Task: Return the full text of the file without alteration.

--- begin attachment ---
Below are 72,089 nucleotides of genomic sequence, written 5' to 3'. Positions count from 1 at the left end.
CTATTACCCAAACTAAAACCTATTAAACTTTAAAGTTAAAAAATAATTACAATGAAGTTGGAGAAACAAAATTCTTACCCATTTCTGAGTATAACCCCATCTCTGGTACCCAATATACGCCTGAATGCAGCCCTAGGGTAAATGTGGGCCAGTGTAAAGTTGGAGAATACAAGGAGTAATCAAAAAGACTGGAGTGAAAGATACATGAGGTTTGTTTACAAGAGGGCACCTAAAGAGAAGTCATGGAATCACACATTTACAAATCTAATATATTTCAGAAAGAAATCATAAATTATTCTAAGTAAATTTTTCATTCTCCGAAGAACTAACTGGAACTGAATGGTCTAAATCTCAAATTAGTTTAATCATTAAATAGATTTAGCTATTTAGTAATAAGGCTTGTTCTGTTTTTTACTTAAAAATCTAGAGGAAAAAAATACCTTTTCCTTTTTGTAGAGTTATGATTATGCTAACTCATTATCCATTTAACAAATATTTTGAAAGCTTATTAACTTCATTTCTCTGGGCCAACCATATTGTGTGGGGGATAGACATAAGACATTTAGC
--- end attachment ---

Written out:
Below are 72,089 nucleotides of genomic sequence, written 5' to 3'. Positions count from 1 at the left end.
CTATTACCCAAACTAAAACCTATTAAACTTTAAAGTTAAAAAATAATTACAATGAAGTTGGAGAAACAAAATTCTTACCCATTTCTGAGTATAACCCCATCTCTGGTACCCAATATACGCCTGAATGCAGCCCTAGGGTAAATGTGGGCCAGTGTAAAGTTGGAGAATACAAGGAGTAATCAAAAAGACTGGAGTGAAAGATACATGAGGTTTGTTTACAAGAGGGCACCTAAAGAGAAGTCATGGAATCACACATTTACAAATCTAATATATTTCAGAAAGAAATCATAAATTATTCTAAGTAAATTTTTCATTCTCCGAAGAACTAACTGGAACTGAATGGTCTAAATCTCAAATTAGTTTAATCATTAAATAGATTTAGCTATTTAGTAATAAGGCTTGTTCTGTTTTTTACTTAAAAATCTAGAGGAAAAAAATACCTTTTCCTTTTTGTAGAGTTATGATTATGCTAACTCATTATCCATTTAACAAATATTTTGAAAGCTTATTAACTTCATTTCTCTGGGCCAACCATATTGTGTGGGGGATAGACATAAGACATTTAGC